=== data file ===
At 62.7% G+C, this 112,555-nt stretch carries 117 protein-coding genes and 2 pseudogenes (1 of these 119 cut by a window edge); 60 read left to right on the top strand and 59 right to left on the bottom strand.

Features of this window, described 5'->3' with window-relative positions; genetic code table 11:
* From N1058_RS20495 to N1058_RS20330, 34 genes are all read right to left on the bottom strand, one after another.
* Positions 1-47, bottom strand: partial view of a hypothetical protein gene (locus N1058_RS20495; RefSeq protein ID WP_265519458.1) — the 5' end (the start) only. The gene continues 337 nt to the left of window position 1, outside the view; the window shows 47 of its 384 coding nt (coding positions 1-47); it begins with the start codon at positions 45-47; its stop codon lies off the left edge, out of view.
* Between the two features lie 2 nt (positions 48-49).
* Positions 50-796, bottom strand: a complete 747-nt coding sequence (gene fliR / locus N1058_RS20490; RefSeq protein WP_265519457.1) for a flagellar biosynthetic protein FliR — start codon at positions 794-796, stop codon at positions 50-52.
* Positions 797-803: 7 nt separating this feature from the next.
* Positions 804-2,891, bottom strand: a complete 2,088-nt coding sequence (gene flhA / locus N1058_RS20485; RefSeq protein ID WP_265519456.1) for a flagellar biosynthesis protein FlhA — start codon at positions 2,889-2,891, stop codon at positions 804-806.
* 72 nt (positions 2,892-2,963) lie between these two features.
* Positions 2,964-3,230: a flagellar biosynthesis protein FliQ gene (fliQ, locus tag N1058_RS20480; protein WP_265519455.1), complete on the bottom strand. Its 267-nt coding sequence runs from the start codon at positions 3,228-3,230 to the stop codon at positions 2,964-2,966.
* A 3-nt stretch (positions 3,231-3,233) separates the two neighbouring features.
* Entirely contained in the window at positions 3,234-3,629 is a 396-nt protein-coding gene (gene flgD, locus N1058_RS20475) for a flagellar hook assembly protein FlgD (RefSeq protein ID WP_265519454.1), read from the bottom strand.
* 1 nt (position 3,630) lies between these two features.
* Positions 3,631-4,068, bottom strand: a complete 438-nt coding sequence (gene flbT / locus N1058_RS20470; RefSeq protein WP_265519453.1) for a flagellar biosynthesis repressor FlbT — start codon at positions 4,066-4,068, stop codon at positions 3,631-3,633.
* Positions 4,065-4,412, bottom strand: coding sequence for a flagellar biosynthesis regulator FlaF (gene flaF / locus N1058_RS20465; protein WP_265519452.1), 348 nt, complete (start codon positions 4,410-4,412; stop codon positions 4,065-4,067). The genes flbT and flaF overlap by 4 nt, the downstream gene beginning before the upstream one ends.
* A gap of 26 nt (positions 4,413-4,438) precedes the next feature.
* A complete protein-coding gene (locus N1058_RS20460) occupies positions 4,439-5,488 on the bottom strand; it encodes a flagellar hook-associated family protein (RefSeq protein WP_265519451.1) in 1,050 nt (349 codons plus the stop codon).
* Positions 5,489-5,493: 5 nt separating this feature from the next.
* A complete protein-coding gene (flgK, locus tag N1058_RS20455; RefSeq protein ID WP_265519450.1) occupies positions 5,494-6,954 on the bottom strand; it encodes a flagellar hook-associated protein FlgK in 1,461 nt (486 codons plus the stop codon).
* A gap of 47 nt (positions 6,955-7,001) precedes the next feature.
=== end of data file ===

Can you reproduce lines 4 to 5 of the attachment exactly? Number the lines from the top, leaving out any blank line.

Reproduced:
* Positions 1-47, bottom strand: partial view of a hypothetical protein gene (locus N1058_RS20495; RefSeq protein ID WP_265519458.1) — the 5' end (the start) only. The gene continues 337 nt to the left of window position 1, outside the view; the window shows 47 of its 384 coding nt (coding positions 1-47); it begins with the start codon at positions 45-47; its stop codon lies off the left edge, out of view.
* Between the two features lie 2 nt (positions 48-49).